Define “Visual Novel”
Noun: Visual Novel; Plural Noun: Visual Novels
Visual novels are games whose gameplay is based on advancing written action or dialogue, in some cases allowing players to make decisions which may affect the direction the story.
Not dissimilar “choose your own adventure” books, visual novels (or “VNs”) are like flipping through a virtual book — VNs lacking player agency are called “kinetic visual novels”. Most VNs feature one or more player choices, which collectively affect the way the story unfolds; some visual novels employ minigames to determine the outcome of events. VNs are an effective way to craft an intimate experience between characters, without the noise of conventional gameplay.
If you’re willing to sit through what’s effectively a book, nothing beats a VN for character development.
A typical VN-experience consists of reading text boxes, and occasionally deciding between on-screen prompts. Characters in the story are represented by avatars, which appear alongside dialogue to indicate who is speaking. Full-art animations and CGs are generally reserved for turning points in a VN’s story — or, In the case of adult visual novels, CGs they are instead reserved for sex scenes. High-budget releases may instead use full-art imagery for the entirety of the game.
I strongly dislike visual novels, and they are probably one of my least favorite games to play and write about. I don’t enjoy reading, and visual novels are effectively books — writing a playthrough or review on a visual novel feels like writing an essay. It’s hard for me to stay engaged when playing these games, and I find myself reaching for the “skip” button almost every time.
On the plus side, there’s no grinding in visual novels!
Visual novels are the third-longest category of games for me to review, due to the sheer amount of reading I have to do. They are only bested by point-‘n-clickers, which are not nearly as straightforward to write about. However, I much the prefer the latter, which feel less like school assignments and more like actual games.
Did somebody say shot’s fired?
What I look for in Visual Novels
As visual novels are particularly text-heavy, the writing must absolutely, necessarily be entertaining — a bad visual novel is the difference between a bad fan-fiction and uh, the Great Gatsby of erotica. In addition, as visual novel games are not eBooks, I also consider it necessary for them to have serviceable visuals. Since VNs are sold on the same stores that offer games, I value player-agency, or the ability to cause outcomes by actions. . . though a lack of player agency isn’t necessarily damning.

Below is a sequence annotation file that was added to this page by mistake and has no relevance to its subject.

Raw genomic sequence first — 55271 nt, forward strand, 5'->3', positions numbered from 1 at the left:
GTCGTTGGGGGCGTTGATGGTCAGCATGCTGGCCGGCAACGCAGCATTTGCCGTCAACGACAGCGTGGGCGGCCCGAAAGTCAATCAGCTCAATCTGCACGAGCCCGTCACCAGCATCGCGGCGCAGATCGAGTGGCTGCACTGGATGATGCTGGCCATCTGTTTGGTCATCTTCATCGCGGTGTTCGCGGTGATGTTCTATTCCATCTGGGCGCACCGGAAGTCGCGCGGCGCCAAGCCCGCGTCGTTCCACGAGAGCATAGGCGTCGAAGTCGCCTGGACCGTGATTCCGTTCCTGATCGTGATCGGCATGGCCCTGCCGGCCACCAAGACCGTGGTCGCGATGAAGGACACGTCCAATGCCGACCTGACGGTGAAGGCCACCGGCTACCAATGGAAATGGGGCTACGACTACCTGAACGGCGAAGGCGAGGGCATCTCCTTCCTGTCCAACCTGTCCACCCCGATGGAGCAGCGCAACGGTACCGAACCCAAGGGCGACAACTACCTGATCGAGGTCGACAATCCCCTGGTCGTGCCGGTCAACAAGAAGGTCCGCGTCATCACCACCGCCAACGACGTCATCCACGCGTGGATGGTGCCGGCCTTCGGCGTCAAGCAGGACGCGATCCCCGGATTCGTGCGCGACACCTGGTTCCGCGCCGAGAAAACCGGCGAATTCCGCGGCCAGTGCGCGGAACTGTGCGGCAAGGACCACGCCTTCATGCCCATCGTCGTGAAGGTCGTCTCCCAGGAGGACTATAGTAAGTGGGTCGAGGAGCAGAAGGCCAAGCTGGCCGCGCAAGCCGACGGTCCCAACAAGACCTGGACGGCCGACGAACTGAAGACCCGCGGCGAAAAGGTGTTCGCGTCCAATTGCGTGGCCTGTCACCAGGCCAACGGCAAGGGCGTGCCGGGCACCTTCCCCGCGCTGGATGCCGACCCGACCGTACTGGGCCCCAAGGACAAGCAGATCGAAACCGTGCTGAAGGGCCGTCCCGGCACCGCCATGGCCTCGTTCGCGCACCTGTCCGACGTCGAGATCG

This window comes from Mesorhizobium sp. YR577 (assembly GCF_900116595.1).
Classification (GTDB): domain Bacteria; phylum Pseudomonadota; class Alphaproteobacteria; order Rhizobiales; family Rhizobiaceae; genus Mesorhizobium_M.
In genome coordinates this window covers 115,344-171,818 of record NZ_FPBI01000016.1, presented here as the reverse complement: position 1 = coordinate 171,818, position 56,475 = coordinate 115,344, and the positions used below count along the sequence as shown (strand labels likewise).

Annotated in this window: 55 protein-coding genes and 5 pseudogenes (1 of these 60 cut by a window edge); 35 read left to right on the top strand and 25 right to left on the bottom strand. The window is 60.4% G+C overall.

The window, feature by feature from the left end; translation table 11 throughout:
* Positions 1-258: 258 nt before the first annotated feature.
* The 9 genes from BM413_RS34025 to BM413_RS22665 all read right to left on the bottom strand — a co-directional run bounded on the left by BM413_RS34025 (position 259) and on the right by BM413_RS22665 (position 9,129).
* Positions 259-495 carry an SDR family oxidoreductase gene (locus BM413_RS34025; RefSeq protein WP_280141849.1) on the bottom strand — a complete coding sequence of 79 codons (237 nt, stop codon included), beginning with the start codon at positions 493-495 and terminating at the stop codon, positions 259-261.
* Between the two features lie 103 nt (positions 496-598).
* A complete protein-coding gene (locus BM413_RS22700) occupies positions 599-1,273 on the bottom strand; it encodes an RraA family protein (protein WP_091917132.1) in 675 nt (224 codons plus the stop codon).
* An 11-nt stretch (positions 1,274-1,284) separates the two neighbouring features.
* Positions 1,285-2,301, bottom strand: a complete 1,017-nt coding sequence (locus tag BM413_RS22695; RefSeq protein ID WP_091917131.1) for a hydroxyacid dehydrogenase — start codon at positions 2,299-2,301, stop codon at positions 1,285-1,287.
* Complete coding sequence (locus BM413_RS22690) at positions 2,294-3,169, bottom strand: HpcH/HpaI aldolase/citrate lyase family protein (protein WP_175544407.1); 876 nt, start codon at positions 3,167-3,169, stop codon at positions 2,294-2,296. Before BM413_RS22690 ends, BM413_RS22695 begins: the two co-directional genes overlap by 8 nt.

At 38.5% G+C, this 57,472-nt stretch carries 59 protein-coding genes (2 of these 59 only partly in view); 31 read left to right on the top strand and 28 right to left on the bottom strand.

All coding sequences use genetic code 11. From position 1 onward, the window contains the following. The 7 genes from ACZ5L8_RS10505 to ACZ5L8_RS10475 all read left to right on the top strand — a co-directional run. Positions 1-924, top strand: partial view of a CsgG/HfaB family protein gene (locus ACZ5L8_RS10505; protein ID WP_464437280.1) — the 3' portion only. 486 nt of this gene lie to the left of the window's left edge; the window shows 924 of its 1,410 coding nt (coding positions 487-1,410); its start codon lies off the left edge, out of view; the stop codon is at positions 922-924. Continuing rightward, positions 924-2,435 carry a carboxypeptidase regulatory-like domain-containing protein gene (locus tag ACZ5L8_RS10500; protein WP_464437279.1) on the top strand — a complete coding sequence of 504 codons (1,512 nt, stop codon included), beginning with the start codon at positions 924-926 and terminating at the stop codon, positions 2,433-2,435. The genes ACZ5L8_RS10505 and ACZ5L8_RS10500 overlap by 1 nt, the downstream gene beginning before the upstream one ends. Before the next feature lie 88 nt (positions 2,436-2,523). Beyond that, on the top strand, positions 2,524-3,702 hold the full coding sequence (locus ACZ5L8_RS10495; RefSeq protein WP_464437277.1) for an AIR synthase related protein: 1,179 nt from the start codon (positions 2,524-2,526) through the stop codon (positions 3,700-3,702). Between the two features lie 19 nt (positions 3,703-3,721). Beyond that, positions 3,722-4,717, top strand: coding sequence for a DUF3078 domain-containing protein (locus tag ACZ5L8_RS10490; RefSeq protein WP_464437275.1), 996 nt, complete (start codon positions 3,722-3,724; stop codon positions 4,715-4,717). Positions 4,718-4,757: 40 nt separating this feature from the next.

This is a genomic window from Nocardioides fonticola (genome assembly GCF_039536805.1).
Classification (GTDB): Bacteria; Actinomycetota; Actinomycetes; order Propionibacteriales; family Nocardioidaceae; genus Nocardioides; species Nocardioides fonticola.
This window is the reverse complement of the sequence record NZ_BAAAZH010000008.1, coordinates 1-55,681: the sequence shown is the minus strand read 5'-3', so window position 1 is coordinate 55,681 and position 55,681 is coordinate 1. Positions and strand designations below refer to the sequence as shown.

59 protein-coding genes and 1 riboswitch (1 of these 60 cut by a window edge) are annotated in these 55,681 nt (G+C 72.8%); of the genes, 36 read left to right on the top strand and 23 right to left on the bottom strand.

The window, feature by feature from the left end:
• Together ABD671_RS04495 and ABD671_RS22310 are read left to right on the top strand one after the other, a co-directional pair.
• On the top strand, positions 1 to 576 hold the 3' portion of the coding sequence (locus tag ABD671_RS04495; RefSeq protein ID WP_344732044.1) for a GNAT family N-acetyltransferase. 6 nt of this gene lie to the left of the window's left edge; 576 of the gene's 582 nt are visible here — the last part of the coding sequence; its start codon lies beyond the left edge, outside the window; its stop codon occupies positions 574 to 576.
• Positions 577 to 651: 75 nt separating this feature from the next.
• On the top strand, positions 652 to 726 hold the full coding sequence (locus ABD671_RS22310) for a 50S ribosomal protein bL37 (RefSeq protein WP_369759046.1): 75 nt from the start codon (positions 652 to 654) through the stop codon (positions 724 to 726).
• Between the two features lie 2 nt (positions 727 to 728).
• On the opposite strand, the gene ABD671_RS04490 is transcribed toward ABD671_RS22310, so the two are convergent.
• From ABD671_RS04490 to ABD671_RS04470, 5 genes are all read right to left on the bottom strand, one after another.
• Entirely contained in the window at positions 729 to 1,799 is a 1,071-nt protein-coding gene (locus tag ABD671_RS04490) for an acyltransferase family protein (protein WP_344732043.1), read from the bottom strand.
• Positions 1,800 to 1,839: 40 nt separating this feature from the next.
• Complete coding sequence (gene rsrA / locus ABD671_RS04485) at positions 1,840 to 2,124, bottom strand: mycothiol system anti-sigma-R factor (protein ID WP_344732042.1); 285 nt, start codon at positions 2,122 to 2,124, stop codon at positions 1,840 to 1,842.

DatWombat’s Favorite Visual Novels (in no particular order)
I enjoyed this game, even though I spent half of it oblivious to the explorable world. In Pledge: Extra Credit, you play as Melissa, and she’s being strong armed into actually studying at the university her parents pay for. Whether or not she passes is up to you, but there’s a whole campus to explore. As head bitch of her very own sorority, Melissa is in charge of maintaining her members’ morale and humiliating her enemies. The gameplay can be a little bit monotonous, and the CGs hit or miss, but there’s lots of artwork and characters to explore. Pledge: Extra Credit is designed to be played several times, with multiple endings and unlockable “cheats”. Overall, I enjoyed playing and writing about this game, and I may consider playing it for fun in the future.
The embodiment of spoiled rotten, in Fashion Business you play at Monica Bukkfett, and as the story unfolds you witness the unfurling of her pampered life — as some people may say, karma’s a bitch. The artwork is clean and well-rendered, and there’s a colorful cast of silly male side characters. There’s quite a bit of character development, leaving adult-content more sporadic than I’d like it to be. . . but when it happens, hoo! It’s entertaining to see Monica be a total bitch, and even better when you watch the world turn her into a bitch. In Fashion Business, Monica has no desire to whore herself (as many VN-protagonists do). However, as her rich world crumbles, it’s interesting to her body humbled by those she treated like waste perhaps days ago.
Though the visuals sometimes leave something to be desired, Sisterly Lust still impresses me today. Once you get the ball rolling, lewd scenes are tossed around like popcorn. Max is moving in with his mommy and three sisters, and they’re all super hot. There’s actually a pretty decent cast (outside of Max’s family) and it’s not that hard to get into anybody’s pants. You know what they say, incest is wincest! Max has a friend (though I don’t recall his name) and together they get into all sorts of dumb shit. He’s got a sissy of her own, and she’s not the type to keep her hands to herself. Sisterly Lust has a lot of love interests to pursue (mostly sisters. . . go figure), rendering the first playthoughs different from the last. I’d love to play this game again someday!